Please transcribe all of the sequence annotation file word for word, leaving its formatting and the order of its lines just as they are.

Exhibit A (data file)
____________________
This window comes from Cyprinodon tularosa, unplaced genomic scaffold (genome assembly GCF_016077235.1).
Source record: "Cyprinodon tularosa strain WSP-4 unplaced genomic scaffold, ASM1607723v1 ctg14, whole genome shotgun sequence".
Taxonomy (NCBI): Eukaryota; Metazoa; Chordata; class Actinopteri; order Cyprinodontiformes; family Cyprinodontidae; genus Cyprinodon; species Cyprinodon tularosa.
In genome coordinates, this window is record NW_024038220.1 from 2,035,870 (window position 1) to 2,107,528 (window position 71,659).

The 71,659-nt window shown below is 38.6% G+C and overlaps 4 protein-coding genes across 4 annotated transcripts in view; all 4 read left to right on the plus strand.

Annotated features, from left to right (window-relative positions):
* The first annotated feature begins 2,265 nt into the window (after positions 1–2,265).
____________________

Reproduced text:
This window comes from Cyprinodon tularosa, unplaced genomic scaffold (genome assembly GCF_016077235.1).
Source record: "Cyprinodon tularosa strain WSP-4 unplaced genomic scaffold, ASM1607723v1 ctg14, whole genome shotgun sequence".
Taxonomy (NCBI): Eukaryota; Metazoa; Chordata; class Actinopteri; order Cyprinodontiformes; family Cyprinodontidae; genus Cyprinodon; species Cyprinodon tularosa.
In genome coordinates, this window is record NW_024038220.1 from 2,035,870 (window position 1) to 2,107,528 (window position 71,659).

The 71,659-nt window shown below is 38.6% G+C and overlaps 4 protein-coding genes across 4 annotated transcripts in view; all 4 read left to right on the plus strand.

Annotated features, from left to right (window-relative positions):
* The first annotated feature begins 2,265 nt into the window (after positions 1–2,265).